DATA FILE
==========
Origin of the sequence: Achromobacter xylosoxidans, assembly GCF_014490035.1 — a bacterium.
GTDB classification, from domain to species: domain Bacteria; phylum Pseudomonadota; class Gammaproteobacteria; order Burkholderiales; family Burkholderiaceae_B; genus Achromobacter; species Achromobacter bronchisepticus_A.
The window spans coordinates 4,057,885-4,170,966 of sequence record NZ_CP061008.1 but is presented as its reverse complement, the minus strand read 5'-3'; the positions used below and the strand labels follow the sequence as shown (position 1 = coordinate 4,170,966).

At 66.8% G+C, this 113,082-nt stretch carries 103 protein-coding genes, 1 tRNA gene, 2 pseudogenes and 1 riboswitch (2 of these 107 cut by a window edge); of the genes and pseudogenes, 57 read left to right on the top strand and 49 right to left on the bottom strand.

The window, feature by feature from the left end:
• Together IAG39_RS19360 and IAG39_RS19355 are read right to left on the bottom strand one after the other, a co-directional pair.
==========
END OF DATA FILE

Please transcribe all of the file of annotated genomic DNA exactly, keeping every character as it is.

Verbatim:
Origin of the sequence: Achromobacter xylosoxidans, assembly GCF_014490035.1 — a bacterium.
GTDB classification, from domain to species: domain Bacteria; phylum Pseudomonadota; class Gammaproteobacteria; order Burkholderiales; family Burkholderiaceae_B; genus Achromobacter; species Achromobacter bronchisepticus_A.
The window spans coordinates 4,057,885-4,170,966 of sequence record NZ_CP061008.1 but is presented as its reverse complement, the minus strand read 5'-3'; the positions used below and the strand labels follow the sequence as shown (position 1 = coordinate 4,170,966).

At 66.8% G+C, this 113,082-nt stretch carries 103 protein-coding genes, 1 tRNA gene, 2 pseudogenes and 1 riboswitch (2 of these 107 cut by a window edge); of the genes and pseudogenes, 57 read left to right on the top strand and 49 right to left on the bottom strand.

The window, feature by feature from the left end:
• Together IAG39_RS19360 and IAG39_RS19355 are read right to left on the bottom strand one after the other, a co-directional pair.